Skip to main content


Resplendent Quetzal (Pharomachrus mocinno)

Interesting facts:

Their habitat is montane cloud forest from Southern Mexico to western Panama. The male has a helmet-like crest. Depending on the light its feathers can shine in a variant of colors from green-gold to blue-violet. In breeding males, tail coverts are longer than the rest of the body. It is classified as near threatened due to habitat loss.

Nocturnal Macro-Adventure at Gamboa's Rainforest

Recently, our team  of photographers organized a nocturnal macro-shoot in a couple of trails around Gamboa town, bordering the rainforest; armed with three different macro lenses we were able to capture a plethora of very interesting animals.

Wandering Spider (Ctenidae)
The wandering spiders are the members of the spider family Ctenidae. Individuals like this are venomous nocturnal hunters, and disregarding that only members of the genus Phoneutria are known to pose potential danger to humans, all larger ctenids should be treated with caution. They usually don’t bother with the presence of our lights and lenses but we always avoid manipulating them (just in case).

Bark Mantis (Liturgusa sp.) 
These insects belong to a group called bark mantises, which are flatter and broader than the more commonly known mantis. The genus occurs only in Central and South America, and includes bark dwelling species, which live entirely on the trunks and branches of trees and run extremely fast. Most bark mantises are highly camouflaged to look like bark or lichen, they use their superior vision to hunt smaller insects. While most people think of praying mantises as stealthy ambush hunters, bark mantises actively pursue their prey and chase it down. Due to their camouflage and speed, bark mantises are not easy to capture.

Plant Bugs

Leaf-footed Bug (Paryphes flavocinctus)
The Coreidae are a large family of predominantly sap-sucking insects. The common names of Coreidae vary regionally. Leaf-footed bug refers to leaf-like expansions on the legs of some species. The Coreidae commonly are oval-shaped, with antennae composed of four segments, numerous veins in the membrane of the fore-wings, and externally visible repugnatorial stink glands. The body shape is quite variable; some species are broadly oval, others are elongated with parallel sides, and a minority are slender.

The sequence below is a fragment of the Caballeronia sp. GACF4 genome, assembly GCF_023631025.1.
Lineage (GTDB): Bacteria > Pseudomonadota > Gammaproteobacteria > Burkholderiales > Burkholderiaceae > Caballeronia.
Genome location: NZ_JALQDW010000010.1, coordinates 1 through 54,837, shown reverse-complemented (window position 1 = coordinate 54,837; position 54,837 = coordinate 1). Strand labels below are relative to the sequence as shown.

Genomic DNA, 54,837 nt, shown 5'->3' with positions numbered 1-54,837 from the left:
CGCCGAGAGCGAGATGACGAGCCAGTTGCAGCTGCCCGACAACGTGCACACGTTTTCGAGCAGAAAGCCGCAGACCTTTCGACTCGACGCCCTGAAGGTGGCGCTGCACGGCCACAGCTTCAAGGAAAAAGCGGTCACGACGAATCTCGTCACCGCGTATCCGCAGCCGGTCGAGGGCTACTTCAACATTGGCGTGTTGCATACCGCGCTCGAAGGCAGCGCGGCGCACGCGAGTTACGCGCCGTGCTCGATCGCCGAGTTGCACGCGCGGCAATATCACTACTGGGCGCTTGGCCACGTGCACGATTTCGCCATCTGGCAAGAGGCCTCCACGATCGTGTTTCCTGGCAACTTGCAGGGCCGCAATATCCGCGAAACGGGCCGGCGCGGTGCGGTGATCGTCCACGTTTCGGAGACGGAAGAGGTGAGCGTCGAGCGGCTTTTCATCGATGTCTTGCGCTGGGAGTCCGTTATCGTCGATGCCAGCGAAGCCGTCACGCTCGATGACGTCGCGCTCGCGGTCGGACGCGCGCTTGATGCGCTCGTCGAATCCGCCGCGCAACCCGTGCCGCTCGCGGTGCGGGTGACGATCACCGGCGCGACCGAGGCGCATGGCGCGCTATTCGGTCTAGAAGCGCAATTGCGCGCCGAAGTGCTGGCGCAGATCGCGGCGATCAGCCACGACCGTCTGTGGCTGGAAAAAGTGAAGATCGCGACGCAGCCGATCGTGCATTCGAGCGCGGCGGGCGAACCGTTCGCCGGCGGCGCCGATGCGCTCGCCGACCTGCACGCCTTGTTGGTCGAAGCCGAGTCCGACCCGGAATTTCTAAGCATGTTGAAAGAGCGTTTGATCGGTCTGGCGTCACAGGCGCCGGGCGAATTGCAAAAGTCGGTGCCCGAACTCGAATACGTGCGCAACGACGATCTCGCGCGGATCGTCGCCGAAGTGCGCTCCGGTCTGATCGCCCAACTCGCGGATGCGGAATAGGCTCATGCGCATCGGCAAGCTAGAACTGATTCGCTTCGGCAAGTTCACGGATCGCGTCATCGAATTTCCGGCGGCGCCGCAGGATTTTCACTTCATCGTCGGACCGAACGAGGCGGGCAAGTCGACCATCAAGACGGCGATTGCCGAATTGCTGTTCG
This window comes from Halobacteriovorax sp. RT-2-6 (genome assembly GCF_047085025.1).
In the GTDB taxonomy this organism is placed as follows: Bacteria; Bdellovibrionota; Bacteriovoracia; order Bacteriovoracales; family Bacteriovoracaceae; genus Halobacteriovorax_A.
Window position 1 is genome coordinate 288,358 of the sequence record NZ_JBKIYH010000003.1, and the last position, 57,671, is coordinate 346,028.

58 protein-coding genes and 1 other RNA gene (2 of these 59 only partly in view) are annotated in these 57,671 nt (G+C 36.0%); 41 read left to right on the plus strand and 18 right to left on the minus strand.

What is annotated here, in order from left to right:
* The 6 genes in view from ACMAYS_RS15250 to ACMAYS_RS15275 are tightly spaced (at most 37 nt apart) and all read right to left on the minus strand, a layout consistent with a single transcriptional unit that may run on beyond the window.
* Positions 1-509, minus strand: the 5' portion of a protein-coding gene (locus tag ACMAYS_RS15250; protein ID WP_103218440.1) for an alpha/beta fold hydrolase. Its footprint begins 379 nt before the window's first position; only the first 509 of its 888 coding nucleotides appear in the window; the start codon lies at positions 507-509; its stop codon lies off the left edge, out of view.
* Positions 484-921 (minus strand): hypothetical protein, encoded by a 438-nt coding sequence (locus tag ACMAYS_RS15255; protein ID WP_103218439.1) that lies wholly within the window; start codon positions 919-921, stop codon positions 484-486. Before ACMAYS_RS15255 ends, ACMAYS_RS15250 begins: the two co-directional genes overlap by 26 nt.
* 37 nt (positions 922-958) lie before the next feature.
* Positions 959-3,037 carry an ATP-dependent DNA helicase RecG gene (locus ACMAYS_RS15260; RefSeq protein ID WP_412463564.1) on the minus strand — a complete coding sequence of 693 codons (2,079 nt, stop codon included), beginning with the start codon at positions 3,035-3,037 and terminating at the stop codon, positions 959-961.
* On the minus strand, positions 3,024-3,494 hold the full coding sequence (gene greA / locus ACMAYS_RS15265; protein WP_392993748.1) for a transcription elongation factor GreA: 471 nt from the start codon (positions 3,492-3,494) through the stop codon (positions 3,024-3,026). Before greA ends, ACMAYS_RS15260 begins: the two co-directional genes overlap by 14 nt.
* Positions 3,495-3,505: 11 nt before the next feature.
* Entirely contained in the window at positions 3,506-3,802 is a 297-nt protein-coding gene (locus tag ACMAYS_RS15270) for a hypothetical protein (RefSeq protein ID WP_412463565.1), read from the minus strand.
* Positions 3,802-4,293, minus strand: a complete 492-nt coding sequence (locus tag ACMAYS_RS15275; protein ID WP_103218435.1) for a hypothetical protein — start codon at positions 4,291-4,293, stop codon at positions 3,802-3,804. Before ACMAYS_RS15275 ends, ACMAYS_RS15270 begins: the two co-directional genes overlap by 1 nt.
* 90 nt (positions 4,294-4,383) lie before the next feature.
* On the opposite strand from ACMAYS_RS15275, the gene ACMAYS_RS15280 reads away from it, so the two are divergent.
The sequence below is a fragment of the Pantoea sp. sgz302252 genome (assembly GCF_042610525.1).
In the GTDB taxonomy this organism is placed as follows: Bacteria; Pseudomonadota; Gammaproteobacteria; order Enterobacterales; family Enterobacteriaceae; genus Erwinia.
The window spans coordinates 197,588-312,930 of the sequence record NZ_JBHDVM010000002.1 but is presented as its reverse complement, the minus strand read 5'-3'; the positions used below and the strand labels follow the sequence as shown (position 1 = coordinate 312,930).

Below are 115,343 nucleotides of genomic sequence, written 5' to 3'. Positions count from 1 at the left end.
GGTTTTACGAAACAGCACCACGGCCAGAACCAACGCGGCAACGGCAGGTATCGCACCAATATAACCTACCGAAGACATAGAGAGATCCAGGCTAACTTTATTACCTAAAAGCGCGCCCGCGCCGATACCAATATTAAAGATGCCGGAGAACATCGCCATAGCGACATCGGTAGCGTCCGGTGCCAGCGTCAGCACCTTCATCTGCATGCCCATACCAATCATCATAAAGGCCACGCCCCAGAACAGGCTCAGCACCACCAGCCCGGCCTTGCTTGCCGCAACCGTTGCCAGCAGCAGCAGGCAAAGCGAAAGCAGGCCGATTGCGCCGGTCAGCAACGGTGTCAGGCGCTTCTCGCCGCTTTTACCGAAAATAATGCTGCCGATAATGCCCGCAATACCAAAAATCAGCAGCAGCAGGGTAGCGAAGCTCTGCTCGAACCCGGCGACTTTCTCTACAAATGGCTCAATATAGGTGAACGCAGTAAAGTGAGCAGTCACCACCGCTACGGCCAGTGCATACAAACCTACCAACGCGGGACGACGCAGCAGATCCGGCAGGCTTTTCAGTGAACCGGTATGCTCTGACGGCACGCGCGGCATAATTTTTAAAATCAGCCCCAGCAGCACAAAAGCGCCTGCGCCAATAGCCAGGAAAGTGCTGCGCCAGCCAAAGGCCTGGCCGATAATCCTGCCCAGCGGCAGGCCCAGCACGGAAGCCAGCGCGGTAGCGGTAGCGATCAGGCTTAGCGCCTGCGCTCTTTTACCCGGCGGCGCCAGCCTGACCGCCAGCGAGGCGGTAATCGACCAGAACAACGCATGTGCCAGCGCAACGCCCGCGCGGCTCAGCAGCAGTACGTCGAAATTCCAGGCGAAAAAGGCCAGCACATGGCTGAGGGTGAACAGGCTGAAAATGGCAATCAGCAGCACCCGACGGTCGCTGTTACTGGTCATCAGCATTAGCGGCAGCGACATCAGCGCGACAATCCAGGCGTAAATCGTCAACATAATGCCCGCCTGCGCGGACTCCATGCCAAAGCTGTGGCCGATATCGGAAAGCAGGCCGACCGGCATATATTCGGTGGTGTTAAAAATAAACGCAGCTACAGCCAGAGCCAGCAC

Unknown Spider

 Planthopper (Fulgoromorpha)
Nymphs of many fulgoroids produce wax from special glands on the abdominal terga and other parts of the body. These are hydrophobic and help conceal the insects.

Katydid (Tettigoniidae)

Larva of a Forest Giant Owl Butterfly (Caligo eurilochus)
We found this larva (caterpillar) feasting on a Heliconia (H. latispatha). The forest giant owl (Caligo eurilochus) ranges from Mexico, through Central America, to the Amazon River basin in South America. The larvae feed on several hostplants, including Calathea latifolia (Marantaceae), Heychium sp. (Zingiberaceae), Heliconia latispatha (Heliconiaceae), and Musa spp. (Musaceae). The first instar of the larvae are white with two orange/brown stripes down the length of their body leading to two little spindles at the end. Later on in life the larvae develop hairs mimicking spines and a crown made of four horns at the back of their head

Bordered Plant Bug (Fibrenus sp.)
Largidae is a family of insects within the order Hemiptera. They are commonly known as bordered plant bugs because many have contrasting coloured edges to their elytra. There are fifteen genera and about one hundred species. They are mostly wide-bodied, have no ocelli and have a four-segmented rostrum. The bugs in this family are generally ground-dwelling or they scramble around in plants, bushes and trees. They are phytophagous, feeding on plant juices and seeds.

White Broad-Nosed Weevil (Compus)
The Entiminae are a large subfamily in the weevil family, containing most of the short-nosed or broad-nosed weevils. Some of these weevils are notorious pests of major economic importance.

Carpenter ant (Camponotus sp.) infected with a 
brain-controlling parasitic fungus (Ophiocordyceps sp.)
Fungi of the genus Ophiocordyceps or so-called zombie fungi need insects (on this case ants) to complete their life cycle. When this ant came across fungal spores while foraging, the fungus infects the insect and quickly spreads throughout its body. Fungal cells in the ant's head release chemicals that hijack the insect's central nervous system. The fungus forces the ant to climb up vegetation and clamp down onto a leaf or twig before killing it. It then grows a spore-releasing stalk out of the back of the victim's head to infect more ants on the ground below. This genus contains about 140 species that grow on insects. Each species of fungus has its own host.

Cordyceps fungi as explained by David Attenborough on Planet Earth documentary.

Our photographers shooting


Popular Posts